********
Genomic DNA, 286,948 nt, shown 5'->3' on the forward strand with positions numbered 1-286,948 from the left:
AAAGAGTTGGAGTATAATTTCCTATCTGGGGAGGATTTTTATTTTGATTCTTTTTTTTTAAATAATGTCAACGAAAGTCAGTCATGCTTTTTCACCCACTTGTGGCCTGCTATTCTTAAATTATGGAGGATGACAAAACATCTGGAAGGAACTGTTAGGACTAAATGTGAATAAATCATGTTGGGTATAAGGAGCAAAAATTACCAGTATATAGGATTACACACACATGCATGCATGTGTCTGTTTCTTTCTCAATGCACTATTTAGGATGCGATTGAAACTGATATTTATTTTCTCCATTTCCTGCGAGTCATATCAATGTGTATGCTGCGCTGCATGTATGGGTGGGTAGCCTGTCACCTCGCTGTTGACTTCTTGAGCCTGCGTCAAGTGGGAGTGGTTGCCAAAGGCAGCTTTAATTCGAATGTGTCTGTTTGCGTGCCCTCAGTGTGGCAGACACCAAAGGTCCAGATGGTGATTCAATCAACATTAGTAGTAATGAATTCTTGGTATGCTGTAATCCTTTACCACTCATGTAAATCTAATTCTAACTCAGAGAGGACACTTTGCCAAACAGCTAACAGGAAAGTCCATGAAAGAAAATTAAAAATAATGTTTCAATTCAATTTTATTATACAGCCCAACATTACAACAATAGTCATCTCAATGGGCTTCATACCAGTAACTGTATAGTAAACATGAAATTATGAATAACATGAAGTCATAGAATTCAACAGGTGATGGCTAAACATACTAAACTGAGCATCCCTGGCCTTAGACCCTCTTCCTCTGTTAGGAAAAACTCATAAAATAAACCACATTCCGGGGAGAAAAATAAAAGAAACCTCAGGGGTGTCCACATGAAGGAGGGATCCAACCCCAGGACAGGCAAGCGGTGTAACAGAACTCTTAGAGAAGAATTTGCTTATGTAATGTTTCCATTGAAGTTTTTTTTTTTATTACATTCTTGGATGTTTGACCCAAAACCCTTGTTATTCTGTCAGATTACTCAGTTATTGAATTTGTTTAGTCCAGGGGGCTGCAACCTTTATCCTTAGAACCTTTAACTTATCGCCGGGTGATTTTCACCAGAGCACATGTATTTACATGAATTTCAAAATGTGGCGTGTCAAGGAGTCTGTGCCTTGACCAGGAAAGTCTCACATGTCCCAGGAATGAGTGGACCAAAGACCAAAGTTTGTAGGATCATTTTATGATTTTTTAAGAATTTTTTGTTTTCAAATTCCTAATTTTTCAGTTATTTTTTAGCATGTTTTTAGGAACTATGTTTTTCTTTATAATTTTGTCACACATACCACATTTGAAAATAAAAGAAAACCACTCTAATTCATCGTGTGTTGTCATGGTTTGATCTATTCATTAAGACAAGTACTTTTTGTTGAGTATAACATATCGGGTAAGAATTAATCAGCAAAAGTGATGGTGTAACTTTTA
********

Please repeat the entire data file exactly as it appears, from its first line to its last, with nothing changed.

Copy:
Genomic DNA, 286,948 nt, shown 5'->3' on the forward strand with positions numbered 1-286,948 from the left:
AAAGAGTTGGAGTATAATTTCCTATCTGGGGAGGATTTTTATTTTGATTCTTTTTTTTTAAATAATGTCAACGAAAGTCAGTCATGCTTTTTCACCCACTTGTGGCCTGCTATTCTTAAATTATGGAGGATGACAAAACATCTGGAAGGAACTGTTAGGACTAAATGTGAATAAATCATGTTGGGTATAAGGAGCAAAAATTACCAGTATATAGGATTACACACACATGCATGCATGTGTCTGTTTCTTTCTCAATGCACTATTTAGGATGCGATTGAAACTGATATTTATTTTCTCCATTTCCTGCGAGTCATATCAATGTGTATGCTGCGCTGCATGTATGGGTGGGTAGCCTGTCACCTCGCTGTTGACTTCTTGAGCCTGCGTCAAGTGGGAGTGGTTGCCAAAGGCAGCTTTAATTCGAATGTGTCTGTTTGCGTGCCCTCAGTGTGGCAGACACCAAAGGTCCAGATGGTGATTCAATCAACATTAGTAGTAATGAATTCTTGGTATGCTGTAATCCTTTACCACTCATGTAAATCTAATTCTAACTCAGAGAGGACACTTTGCCAAACAGCTAACAGGAAAGTCCATGAAAGAAAATTAAAAATAATGTTTCAATTCAATTTTATTATACAGCCCAACATTACAACAATAGTCATCTCAATGGGCTTCATACCAGTAACTGTATAGTAAACATGAAATTATGAATAACATGAAGTCATAGAATTCAACAGGTGATGGCTAAACATACTAAACTGAGCATCCCTGGCCTTAGACCCTCTTCCTCTGTTAGGAAAAACTCATAAAATAAACCACATTCCGGGGAGAAAAATAAAAGAAACCTCAGGGGTGTCCACATGAAGGAGGGATCCAACCCCAGGACAGGCAAGCGGTGTAACAGAACTCTTAGAGAAGAATTTGCTTATGTAATGTTTCCATTGAAGTTTTTTTTTTTATTACATTCTTGGATGTTTGACCCAAAACCCTTGTTATTCTGTCAGATTACTCAGTTATTGAATTTGTTTAGTCCAGGGGGCTGCAACCTTTATCCTTAGAACCTTTAACTTATCGCCGGGTGATTTTCACCAGAGCACATGTATTTACATGAATTTCAAAATGTGGCGTGTCAAGGAGTCTGTGCCTTGACCAGGAAAGTCTCACATGTCCCAGGAATGAGTGGACCAAAGACCAAAGTTTGTAGGATCATTTTATGATTTTTTAAGAATTTTTTGTTTTCAAATTCCTAATTTTTCAGTTATTTTTTAGCATGTTTTTAGGAACTATGTTTTTCTTTATAATTTTGTCACACATACCACATTTGAAAATAAAAGAAAACCACTCTAATTCATCGTGTGTTGTCATGGTTTGATCTATTCATTAAGACAAGTACTTTTTGTTGAGTATAACATATCGGGTAAGAATTAATCAGCAAAAGTGATGGTGTAACTTTTA